Through the information and communication technology (ICT) and transport revolution (aircrafts, ships), the liberalisation of trade and finance and the privatisation and deregulation of industries (e.g. telecoms, aviation, electricity) of the 1980s and 1990s, businesses and states evolved, adapted to but also created a new operating landscape. Globalisation was not a new phenomenon at the end of the twentieth century, but its intensity, speed, specific nature (e.g. growing significance of finance) and resulting level of interconnectedness across continents clearly were (Osterhammer and Peterson 2005).

The development of global production networks (GPNs) which characterises the new networked configuration of so many companies today, including some safety-critical ones (e.g. aviation), is one of the most visible economic consequences of globalisation (Baldwin 2016; Dicken 2015). With ICT, affordable transports and liberalisation of trade came indeed the possibility of offshoring tasks in geographic areas with cheaper labour, or wherever expertise was available, creating complex networked configurations of businesses, generating extended supply chains.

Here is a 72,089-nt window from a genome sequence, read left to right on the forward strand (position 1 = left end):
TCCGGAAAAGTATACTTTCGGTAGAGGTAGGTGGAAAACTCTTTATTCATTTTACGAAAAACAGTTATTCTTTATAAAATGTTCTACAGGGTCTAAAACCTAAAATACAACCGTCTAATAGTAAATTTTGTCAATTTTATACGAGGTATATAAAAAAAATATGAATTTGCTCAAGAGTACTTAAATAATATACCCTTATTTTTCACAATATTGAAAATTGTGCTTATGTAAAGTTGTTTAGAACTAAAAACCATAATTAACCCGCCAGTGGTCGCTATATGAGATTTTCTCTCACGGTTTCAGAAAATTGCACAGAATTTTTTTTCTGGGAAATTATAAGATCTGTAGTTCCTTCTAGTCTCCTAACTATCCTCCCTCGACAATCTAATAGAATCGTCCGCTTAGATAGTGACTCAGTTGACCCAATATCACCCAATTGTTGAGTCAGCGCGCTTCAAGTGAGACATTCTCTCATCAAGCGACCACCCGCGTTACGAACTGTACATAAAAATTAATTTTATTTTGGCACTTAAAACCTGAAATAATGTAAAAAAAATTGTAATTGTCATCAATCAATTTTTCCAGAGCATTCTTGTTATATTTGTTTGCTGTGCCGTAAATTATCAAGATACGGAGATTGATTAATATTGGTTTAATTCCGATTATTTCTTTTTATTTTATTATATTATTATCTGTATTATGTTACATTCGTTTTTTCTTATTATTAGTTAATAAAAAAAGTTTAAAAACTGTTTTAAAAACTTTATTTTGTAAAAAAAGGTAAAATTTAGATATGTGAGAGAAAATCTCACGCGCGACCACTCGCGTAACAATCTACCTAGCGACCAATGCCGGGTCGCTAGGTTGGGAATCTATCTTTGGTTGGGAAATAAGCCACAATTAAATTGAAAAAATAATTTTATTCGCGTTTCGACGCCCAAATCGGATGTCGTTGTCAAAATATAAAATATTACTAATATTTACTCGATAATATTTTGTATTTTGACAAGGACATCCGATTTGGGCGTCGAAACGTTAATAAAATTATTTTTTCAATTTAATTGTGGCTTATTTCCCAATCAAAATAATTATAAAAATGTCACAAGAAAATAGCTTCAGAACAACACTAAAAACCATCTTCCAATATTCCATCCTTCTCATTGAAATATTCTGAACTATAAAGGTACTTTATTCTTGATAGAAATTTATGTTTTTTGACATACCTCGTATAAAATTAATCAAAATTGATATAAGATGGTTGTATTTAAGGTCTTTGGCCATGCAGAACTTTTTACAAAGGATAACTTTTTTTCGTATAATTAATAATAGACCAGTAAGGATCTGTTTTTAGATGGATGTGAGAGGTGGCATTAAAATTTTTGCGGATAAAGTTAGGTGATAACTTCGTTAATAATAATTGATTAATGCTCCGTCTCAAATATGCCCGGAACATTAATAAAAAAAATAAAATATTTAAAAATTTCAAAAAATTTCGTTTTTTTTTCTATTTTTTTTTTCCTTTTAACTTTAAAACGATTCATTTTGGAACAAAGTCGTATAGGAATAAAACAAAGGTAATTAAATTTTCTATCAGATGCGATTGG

After two to three decades of development, GPNs exhibit a diversity of configurations across industries from ‘open’ markets in which companies compete to deliver services or products to lead firms, to more structured networks of stronger relationships based on specialised organisations which provide unique expertise to each other in joint ventures, partnerships or selective subcontracting schemes opened to only few companies.

Notions of subcontracting along with outsourcing (or sourcing) but also offshoring have been introduced to describe various situations and a continuum of complex options ranging from internalised to externalised activities creating multiple intra- and inter-organisational interfaces now exists in a range of industries across firms. Such GPNs do not thrive in a vacuum and depend on complex relationships with states and geographical regions with various attributes, regulations and dynamics, within geopolitical contexts.